Unionized members of UK passport offices will go on strike next month over low pay, which is likely to disrupt the delivery of passports over the busy Easter holiday. This union action comes after 100,000 civil servantsincluding doctors, teachers and railway workers, walked out on Wednesday March 15.
The Public and Commercial Services Union (PCS) has announced that more than 1,000 Passport Office workers will strike for five weeks starting April 3. They demanded a 10% increase in civil servants’ salaries to keep pace with inflation in a statement issued on Friday (March 17).
The home office said he was “disappointed” with the union’s decision and would work to “manage the impact of the strike” while working to ensure vital services to the public.
There are more than 4,000 passport workers, which means about one in four employees will leave. PCS General Secretary Mark Serwotka confirmed that workers had rejected an initial offer of a 2% pay rise by the government.
“They had six months to resolve this dispute, but for six months they refused to improve their imposed 2% wage increase and did not address our members’ other concerns,” Serwotka said. said, confirming that a strike fund had been set up to ensure that staff would be paid in full during the extended walkout.
About a million people applied for passports in the same 5-week period last year, with summer holidays abroad increase in the number of requests during the spring. The current wait time for a new passport is 10 weeks, but this is expected to increase due to strikes.
Who is on strike in the UK?
🏥 The NHS: Ambulance crews, call handlers and nurses reached a salary increase agreement with the government after having organized biggest strike in NHS history February 6. Union members will now vote on the deal.
🩺 Junior Doctors: Represented by the British Medical Association, and not part of the NHS Union, the young doctors quit their jobs for 72 hours this week (March 13-15), demanding a 35% salary increase. More than 98% of the members voted in favor of the strike.
🚆 Railway workers: Rail service workers across the UK have staged the first of a series of four 24-hour strikes Thursday (March 16),,, causing more than half of the services to stop. Members of the National Union of Railway, Maritime and Transport Workers (RMT) have organized numerous strikes over the past six months. Those who work for Network Rail suspended strikes as they vote on a new offer, and RMT union leader Mick Lynch said he expected a new round of talks resume next week.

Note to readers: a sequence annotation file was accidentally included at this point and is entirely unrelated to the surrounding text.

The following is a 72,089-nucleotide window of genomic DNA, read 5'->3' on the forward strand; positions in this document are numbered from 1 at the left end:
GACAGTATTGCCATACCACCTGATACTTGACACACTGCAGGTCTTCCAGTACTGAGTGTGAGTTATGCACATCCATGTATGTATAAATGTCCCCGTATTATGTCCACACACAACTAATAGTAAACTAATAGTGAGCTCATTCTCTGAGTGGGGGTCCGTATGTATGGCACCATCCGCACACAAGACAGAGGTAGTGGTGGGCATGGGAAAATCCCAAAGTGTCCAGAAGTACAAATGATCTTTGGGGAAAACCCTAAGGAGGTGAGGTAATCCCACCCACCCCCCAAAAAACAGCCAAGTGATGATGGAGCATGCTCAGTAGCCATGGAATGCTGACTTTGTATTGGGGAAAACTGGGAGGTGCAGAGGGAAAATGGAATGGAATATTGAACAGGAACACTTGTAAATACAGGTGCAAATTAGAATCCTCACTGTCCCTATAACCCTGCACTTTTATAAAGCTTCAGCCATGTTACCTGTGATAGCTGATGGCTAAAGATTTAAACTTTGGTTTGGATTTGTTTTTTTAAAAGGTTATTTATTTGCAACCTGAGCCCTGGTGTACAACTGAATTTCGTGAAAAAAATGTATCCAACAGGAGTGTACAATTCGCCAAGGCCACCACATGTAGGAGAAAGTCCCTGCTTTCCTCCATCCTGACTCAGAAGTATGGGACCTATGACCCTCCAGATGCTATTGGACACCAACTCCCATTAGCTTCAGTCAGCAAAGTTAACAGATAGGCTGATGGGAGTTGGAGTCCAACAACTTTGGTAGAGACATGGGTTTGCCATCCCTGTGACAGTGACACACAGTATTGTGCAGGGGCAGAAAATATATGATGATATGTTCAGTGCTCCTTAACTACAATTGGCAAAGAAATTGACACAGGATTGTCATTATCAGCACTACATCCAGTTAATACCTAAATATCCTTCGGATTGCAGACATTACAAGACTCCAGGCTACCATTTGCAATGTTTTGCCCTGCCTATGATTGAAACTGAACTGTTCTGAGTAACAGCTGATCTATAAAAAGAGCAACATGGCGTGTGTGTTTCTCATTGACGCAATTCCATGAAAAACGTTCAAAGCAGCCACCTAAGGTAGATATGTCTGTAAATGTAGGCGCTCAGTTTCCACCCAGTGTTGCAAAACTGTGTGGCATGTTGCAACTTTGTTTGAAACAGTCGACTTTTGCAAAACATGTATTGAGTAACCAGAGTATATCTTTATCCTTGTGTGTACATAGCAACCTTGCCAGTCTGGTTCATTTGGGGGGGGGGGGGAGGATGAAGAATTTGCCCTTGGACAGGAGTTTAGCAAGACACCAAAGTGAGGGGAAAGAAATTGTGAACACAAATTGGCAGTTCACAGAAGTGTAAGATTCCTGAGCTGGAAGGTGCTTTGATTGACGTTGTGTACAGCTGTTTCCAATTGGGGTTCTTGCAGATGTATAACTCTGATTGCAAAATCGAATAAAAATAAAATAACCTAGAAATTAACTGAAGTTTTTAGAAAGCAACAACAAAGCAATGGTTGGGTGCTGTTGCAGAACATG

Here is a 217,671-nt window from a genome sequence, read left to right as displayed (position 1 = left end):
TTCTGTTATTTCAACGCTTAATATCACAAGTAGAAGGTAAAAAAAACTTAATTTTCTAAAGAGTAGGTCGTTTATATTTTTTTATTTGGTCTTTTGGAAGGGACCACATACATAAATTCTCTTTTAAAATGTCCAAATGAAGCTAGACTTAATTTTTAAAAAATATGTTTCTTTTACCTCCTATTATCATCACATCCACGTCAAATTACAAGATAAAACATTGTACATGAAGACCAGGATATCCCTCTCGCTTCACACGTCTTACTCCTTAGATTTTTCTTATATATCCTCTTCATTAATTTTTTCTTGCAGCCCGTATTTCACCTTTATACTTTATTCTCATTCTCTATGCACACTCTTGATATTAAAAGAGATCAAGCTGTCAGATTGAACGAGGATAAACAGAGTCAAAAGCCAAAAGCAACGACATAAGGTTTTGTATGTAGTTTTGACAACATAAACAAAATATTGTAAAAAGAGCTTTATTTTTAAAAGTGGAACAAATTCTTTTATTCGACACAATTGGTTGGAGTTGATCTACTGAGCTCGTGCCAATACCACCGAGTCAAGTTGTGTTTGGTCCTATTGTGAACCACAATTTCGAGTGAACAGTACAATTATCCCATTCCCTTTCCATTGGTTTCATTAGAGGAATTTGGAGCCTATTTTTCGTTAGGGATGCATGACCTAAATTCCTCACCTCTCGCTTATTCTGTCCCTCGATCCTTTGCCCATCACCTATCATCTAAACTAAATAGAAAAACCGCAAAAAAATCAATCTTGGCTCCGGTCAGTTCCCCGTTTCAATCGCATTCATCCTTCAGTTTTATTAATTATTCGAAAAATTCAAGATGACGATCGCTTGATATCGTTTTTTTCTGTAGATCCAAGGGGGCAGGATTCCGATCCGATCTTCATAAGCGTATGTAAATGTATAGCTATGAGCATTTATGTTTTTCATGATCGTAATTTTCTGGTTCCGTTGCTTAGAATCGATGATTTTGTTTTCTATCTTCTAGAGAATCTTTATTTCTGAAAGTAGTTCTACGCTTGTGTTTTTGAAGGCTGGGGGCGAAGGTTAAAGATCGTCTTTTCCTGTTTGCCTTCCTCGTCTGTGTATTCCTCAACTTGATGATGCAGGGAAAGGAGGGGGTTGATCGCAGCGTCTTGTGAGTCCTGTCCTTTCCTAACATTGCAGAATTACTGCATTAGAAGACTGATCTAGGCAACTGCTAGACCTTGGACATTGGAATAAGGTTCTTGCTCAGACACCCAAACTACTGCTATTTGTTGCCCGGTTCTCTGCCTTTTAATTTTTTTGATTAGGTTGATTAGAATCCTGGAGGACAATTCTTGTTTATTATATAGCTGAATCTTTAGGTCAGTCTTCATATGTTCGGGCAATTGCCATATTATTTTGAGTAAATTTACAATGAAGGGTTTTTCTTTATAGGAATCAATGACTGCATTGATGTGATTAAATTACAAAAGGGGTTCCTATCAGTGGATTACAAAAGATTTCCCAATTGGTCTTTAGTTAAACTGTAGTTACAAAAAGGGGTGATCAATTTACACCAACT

🍎 Teacher: The Syndicate of National Education has organized two major strikes last month to protest against low wages in relation to high inflation. The union has agreed to suspend the strikes for the next week while they hold “intensive discussions” with the government.
🎙️ Journalists: The BBC’s regional television and radio bulletins, as well as their online content, were suspended after a 24 hour strike organized by the National Union of Journalists. The strikes were protesting planned cuts to local radio broadcasts.
🇬🇧 Officials: Civil servants – including driver’s license examiners, vehicle inspectors, border force employees, tax officials and passport office employees – jjoined the massive national strike March 15. The broad group of government employees are represented by the Public and Commercial Services Union and announced new strikes in the coming weeks.
The strongest labor movement since Thatcher
The UK has seen the highest number of strikes and industrial action since the years of Conservative Prime Minister Margaret Thatcher, when industries across the country were shut down by workers protesting low pay and anti-union laws draconian.
During the miners’ strike of 1984-1985, which considered one of the greatest labor actions of the modern era, the UK economy lost 26 million working days, a common metric for measuring industrial action calculated by multiplying the total number of working days lost in a work stoppage by the number of strikers.
There are parallels between the two eras. Last year, real wages (income with inflation taken into account) fell by 3%, the biggest drop since 1977, when Thatcher became prime minister.
However, the scale of the protests is still relatively small. Unions estimated strikes caused the loss of one million working days in December last year, the worst month for walkouts last year. By comparison, 11.7 million working days were lost in September 1979, the worst month for strikes under Thatcher’s rule.
The British strikes, in figures
220,000: Number of working days lost due to strikes in January, according to a report from the UK’s Office for National Statistics published this week. The country has lost 2.67 million days to labor disputes since June last year
133,000: The number of workers who went on strike this week to protest low salaries for civil servants, according to the Public and Commercial Services Union
$2 billion: The amount of strikes cost Britain’s GDP more than eight months last year. This represents around 0.1% of the UK’s expected GDP over the same period, with the total value of the UK economy estimated at around $2.7 trillion last year.
23.1%: UK union membership rates for 2021, the most recent year on record. It is the lowest figure since 1979, when half of British citizens were in union
12.8%: Union membership in the private sector in 2021, compared to 50.1% in the public sector
3%: Lower wages in 2022, when inflation is taken into account, according to the Trades Union Congress. This is the biggest pay cut since 1977
⛏️ UK workers clash with government on budget day
🇪🇺 UK and EU reach agreement on Northern Ireland